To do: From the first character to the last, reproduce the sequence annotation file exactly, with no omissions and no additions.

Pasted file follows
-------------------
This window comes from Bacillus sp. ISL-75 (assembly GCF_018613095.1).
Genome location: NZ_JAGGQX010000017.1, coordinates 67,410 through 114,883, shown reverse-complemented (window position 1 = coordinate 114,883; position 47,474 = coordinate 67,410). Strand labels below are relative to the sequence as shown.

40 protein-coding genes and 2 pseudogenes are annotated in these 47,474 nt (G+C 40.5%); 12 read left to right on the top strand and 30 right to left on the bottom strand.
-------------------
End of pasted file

This window comes from Bacillus sp. ISL-75 (assembly GCF_018613095.1).
Genome location: NZ_JAGGQX010000017.1, coordinates 67,410 through 114,883, shown reverse-complemented (window position 1 = coordinate 114,883; position 47,474 = coordinate 67,410). Strand labels below are relative to the sequence as shown.

40 protein-coding genes and 2 pseudogenes are annotated in these 47,474 nt (G+C 40.5%); 12 read left to right on the top strand and 30 right to left on the bottom strand.